I arrived at the retreat center on Wednesday, December 29th, and the first thing I did – after showing my negative PCR test, taking and receiving a negative result from a rapid test, and bidding a tearful goodbye to Shawn – really surprised me.
I always swore I would never be a bell ringer. ‘Too much responsibility,’ I always said.
And then, after I got my room key and visited the bulletin board to sign up for service jobs, without hesitation I picked up a pen and wrote my name in one of the 13 daily slots, choosing 3:45 pm.
Hey, what the hell, I thought. I’m here to pay attention – might as well get curious about my resistance to being a bell ringer.
And after the bell ringing training that evening at 6 pm with a dozen others whose names now filled the remaining slots, I thought, What was that resistance all about?
Turns out that being a bell ringer is AWESOME!
First of all, you get to walk around the entire campus once a day, up and down several flights of stairs. And you get to carry this badass heavy brass bell around. And at a dozen different spots, you get to ring the bell! Making music – I was born for this.
And the sound of the thing. The B flat fundamental, with a super high D harmonic. So full and warm and clear with just the right amount of sparkle. Just stunning.
The tour takes about 10 minutes to complete. And when I was done each day, I would carefully hang the bell, listen to the last ringing fade, then walk to the meditation hall for the 3:45 sitting.
As the retreat went on, I noticed that I really looked forward to 3:30 – ending my walking meditation practice, taking a seat on the square stool, noticing teachers and staff and other retreatants coming and going, watching the clock on the opposite wall as 3:35 approached. I would get a little nervous, excited.
And I noticed my tendency to organize this part of the day around this task – making sure I was in a walking meditation room at 3:00 that had a clock, making sure I was wearing my hat so I wouldn’t get chilly when I went outside in those two places to ring the bell – and my tendency also to stay wedded to time and the keeping of it.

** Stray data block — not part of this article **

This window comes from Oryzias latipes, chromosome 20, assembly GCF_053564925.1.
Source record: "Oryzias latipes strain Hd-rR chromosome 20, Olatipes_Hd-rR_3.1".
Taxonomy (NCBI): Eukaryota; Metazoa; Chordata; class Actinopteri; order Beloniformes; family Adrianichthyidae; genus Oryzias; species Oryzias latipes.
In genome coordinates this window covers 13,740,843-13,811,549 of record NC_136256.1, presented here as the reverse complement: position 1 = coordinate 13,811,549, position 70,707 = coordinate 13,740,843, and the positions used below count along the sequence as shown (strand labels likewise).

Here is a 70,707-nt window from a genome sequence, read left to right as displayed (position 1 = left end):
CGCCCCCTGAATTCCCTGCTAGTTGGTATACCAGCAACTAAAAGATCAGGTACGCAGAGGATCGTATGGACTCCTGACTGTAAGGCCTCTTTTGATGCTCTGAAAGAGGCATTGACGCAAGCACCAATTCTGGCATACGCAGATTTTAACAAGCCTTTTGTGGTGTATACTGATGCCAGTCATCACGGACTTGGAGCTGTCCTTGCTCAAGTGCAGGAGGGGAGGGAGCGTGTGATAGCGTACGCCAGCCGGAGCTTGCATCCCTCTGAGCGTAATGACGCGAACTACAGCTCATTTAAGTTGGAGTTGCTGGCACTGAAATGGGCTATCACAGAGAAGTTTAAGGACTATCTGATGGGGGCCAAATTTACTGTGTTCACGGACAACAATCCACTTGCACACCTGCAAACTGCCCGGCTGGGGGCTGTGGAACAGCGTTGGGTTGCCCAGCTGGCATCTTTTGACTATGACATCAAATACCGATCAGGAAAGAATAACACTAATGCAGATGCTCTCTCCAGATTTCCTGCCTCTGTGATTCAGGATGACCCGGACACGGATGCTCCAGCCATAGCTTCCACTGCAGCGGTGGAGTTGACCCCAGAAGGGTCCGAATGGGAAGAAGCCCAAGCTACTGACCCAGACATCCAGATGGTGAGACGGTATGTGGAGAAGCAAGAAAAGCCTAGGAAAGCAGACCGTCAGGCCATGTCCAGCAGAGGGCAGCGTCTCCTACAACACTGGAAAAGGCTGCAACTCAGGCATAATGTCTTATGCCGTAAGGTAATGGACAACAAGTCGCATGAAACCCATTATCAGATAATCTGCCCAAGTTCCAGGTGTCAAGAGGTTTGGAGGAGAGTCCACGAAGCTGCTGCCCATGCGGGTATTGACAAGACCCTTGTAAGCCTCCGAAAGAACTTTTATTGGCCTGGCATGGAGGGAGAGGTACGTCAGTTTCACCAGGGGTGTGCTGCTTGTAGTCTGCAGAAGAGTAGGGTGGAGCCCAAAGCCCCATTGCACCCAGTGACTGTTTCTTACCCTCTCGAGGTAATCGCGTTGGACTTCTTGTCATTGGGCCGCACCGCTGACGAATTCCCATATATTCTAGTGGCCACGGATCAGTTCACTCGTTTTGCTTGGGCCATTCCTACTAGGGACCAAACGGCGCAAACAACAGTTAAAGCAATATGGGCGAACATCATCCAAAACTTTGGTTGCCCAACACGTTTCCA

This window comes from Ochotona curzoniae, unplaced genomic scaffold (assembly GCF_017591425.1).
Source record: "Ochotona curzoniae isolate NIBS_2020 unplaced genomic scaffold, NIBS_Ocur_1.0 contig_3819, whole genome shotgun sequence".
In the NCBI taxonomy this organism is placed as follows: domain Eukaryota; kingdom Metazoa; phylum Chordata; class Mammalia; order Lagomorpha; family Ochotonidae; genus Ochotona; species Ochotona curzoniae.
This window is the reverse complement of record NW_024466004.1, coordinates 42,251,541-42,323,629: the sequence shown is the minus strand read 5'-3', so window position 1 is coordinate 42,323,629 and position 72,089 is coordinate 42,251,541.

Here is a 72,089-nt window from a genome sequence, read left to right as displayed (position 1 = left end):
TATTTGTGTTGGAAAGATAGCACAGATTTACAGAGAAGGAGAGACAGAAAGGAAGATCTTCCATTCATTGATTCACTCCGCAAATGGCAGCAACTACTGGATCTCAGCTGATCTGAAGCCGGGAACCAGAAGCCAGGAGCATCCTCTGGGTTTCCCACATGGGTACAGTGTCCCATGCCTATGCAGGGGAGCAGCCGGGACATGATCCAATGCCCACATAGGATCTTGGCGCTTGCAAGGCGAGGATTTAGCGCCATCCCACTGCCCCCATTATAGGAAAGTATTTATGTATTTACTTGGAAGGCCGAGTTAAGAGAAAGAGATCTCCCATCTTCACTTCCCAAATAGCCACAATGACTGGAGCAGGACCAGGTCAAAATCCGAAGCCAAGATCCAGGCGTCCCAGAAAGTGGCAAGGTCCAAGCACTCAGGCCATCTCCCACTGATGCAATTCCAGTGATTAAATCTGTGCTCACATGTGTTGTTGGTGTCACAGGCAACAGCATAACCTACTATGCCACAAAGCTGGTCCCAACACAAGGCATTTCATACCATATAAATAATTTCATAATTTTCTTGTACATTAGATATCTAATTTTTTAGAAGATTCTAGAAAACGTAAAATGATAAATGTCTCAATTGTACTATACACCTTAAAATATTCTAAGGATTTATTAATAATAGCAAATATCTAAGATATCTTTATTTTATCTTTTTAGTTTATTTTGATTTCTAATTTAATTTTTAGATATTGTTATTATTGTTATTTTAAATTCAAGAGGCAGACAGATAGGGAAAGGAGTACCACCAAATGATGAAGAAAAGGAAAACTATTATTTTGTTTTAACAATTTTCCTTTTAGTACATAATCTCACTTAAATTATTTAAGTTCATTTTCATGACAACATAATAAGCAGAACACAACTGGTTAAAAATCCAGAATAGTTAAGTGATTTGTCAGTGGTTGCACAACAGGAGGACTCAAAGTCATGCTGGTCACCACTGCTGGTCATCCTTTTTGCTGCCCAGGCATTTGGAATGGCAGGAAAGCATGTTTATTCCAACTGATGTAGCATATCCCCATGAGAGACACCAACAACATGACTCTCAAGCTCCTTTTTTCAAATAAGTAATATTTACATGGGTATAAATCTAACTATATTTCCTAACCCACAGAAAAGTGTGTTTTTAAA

And that is perhaps what I was resisting – wanting so much to relax around this, to not be so serious about and bound to time and punctuality.
So each day, I walked more slowly as I rang the bell. I savored each step, each ringing. I noticed the rhythms of my walking, and of the ringing, and of the bell swinging slightly in the grip of my left hand. I noticed the rhythms of others’ walking when they saw me approach with the bell. Sometimes they would speed up, sometimes they would slow down, sometimes they would stop altogether, or even step out of my way.
And I noticed my longing for the purpose of the bell ringing, and I got curious about that, too. Yes, I enjoyed the music-making aspect, and the chance to break through the silence – and I also loved that I was, in this small way each day, helping the whole community stay on task with this reminder. Each ringing of the bell was my way of saying out loud, Here we are. Let’s practice together. Let’s go get curious about what we’re each and all doing here, alone and together.
And each day we did.
And then I noticed something else start to happen as I sat down each day in the hall at 3:45 – my letting go of the concept of time. I could be a bell ringer, just for those few minutes a day when I was holding and ringing the bell, and then relax when I was no longer a bell ringer. I didn’t need to hold onto the identity, or to time. Others were holding those things now. I could sink into the fullness of my practice, knowing that the teacher leading the sit would sound the bowl when the sitting was over. And then, that someone else would pick up the bell at 5:00 to let us all know that it’s time for dinner. And so on.
On the final day of the retreat, on January 7th, I got to ring the bell one last time, at 9:15 am – the bell that summoned all of us back to the meditation hall for the last sitting together, one last instruction, one last chance to be in that particular place in which to notice everything about our relationship with time, with curiosity, with trust, with the concept of self.
And the bells are ringing still.